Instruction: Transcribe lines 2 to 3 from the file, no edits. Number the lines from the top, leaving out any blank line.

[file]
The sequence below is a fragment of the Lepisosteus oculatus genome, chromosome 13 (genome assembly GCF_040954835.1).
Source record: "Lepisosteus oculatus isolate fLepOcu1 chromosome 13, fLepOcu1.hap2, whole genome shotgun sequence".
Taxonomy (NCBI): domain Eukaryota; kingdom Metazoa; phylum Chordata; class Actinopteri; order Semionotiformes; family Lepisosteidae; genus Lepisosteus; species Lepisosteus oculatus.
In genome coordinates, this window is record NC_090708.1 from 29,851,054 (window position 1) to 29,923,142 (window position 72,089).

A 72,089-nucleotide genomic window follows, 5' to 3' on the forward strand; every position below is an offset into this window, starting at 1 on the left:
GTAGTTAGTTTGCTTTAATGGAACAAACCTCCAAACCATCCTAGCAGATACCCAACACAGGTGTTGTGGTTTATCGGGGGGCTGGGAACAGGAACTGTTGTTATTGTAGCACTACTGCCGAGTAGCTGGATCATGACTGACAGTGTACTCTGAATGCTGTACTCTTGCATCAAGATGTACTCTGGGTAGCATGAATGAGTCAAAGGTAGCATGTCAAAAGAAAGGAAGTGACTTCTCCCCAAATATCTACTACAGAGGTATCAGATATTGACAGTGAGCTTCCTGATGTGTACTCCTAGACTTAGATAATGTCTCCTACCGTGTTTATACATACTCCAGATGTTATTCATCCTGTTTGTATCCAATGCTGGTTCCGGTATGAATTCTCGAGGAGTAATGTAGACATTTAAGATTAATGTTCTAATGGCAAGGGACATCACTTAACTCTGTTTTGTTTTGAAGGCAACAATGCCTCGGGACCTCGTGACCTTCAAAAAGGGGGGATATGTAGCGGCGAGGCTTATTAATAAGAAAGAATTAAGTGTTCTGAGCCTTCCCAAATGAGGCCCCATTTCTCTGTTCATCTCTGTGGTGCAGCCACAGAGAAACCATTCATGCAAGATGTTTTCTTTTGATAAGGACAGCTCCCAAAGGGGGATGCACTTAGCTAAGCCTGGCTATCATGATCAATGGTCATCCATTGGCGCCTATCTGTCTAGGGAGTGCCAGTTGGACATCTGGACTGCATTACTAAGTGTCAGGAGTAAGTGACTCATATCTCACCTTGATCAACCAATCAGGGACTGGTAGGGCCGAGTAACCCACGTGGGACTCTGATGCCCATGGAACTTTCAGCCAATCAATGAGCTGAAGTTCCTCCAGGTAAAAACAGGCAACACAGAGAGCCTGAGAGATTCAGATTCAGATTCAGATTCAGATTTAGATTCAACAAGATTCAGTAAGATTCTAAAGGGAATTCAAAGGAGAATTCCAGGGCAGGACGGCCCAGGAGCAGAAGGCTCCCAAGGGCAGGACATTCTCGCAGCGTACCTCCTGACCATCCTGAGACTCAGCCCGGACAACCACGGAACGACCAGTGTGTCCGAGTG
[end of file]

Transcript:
Source record: "Lepisosteus oculatus isolate fLepOcu1 chromosome 13, fLepOcu1.hap2, whole genome shotgun sequence".
Taxonomy (NCBI): domain Eukaryota; kingdom Metazoa; phylum Chordata; class Actinopteri; order Semionotiformes; family Lepisosteidae; genus Lepisosteus; species Lepisosteus oculatus.